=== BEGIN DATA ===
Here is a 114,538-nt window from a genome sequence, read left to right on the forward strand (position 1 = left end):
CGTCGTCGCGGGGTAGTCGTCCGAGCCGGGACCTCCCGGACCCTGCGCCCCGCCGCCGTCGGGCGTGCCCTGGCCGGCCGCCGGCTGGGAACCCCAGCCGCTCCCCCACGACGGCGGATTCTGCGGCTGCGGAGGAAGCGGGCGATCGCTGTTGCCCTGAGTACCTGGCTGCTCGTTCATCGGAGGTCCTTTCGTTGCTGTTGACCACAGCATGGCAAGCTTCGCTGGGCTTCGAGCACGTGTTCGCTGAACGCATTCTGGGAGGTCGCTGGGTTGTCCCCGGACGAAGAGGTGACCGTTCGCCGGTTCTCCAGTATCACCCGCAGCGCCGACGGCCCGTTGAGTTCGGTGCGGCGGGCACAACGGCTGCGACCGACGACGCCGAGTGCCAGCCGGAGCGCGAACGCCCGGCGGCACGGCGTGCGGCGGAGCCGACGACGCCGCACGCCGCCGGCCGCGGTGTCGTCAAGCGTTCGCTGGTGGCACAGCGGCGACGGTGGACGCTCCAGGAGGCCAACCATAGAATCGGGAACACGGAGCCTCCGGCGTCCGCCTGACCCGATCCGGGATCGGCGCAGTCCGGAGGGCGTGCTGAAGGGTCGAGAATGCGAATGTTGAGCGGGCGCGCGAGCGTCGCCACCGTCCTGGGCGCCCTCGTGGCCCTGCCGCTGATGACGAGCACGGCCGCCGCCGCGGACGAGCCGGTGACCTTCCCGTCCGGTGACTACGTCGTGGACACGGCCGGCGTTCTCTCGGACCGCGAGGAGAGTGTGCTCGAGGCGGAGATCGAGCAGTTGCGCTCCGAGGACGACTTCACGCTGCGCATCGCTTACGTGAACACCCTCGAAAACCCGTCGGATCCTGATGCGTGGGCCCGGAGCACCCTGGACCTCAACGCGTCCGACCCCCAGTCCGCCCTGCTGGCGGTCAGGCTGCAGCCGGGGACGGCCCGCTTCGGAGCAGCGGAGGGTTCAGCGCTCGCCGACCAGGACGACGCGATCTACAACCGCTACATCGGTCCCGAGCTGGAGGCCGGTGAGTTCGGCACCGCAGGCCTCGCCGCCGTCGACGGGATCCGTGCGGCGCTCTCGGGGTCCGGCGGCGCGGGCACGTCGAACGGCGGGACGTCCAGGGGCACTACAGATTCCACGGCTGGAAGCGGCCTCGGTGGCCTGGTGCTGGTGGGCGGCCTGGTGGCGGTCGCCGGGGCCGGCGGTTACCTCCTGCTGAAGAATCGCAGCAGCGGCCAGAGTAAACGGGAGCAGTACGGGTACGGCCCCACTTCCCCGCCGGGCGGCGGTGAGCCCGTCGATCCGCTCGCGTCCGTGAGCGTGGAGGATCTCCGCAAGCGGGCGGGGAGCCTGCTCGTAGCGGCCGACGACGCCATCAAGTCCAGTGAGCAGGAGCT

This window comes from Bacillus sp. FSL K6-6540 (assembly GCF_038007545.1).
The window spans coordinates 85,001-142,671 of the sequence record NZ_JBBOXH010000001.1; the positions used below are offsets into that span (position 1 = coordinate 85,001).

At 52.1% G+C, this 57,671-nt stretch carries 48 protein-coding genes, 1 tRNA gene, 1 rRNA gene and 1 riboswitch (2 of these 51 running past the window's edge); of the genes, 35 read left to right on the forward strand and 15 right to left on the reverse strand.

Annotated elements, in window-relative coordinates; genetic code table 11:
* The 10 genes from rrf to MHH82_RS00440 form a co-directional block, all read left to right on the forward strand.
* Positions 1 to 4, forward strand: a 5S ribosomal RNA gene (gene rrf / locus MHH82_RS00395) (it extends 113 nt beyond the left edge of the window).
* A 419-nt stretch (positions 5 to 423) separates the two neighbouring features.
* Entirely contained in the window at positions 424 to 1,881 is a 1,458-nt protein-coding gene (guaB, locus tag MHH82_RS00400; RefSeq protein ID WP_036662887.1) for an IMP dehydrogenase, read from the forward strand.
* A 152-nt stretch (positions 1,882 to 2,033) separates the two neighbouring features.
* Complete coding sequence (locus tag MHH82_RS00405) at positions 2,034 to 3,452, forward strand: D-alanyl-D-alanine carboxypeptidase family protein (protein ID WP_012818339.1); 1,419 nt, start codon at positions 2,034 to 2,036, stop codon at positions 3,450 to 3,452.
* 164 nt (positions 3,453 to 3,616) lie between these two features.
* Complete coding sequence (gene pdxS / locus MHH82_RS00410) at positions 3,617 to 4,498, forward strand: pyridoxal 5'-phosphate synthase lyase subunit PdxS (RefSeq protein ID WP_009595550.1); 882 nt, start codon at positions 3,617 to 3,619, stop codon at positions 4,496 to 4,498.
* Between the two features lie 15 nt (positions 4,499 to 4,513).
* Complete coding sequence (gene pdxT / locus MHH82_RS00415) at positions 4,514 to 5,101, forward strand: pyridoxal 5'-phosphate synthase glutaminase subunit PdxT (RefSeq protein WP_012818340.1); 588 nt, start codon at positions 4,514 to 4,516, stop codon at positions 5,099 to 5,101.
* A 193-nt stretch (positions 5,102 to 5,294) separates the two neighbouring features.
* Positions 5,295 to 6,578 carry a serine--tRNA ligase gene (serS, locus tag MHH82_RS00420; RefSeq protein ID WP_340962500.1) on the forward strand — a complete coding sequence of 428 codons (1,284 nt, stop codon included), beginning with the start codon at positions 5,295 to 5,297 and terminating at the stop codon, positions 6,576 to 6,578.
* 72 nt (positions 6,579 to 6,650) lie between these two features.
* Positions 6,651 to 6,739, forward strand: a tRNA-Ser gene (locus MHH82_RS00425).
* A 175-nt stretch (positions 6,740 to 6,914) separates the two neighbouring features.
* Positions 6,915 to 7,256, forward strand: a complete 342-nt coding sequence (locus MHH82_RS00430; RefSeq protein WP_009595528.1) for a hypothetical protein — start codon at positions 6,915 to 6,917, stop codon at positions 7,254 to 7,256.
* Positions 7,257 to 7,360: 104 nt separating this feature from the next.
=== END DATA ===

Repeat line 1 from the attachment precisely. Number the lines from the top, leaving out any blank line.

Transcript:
Here is a 114,538-nt window from a genome sequence, read left to right on the forward strand (position 1 = left end):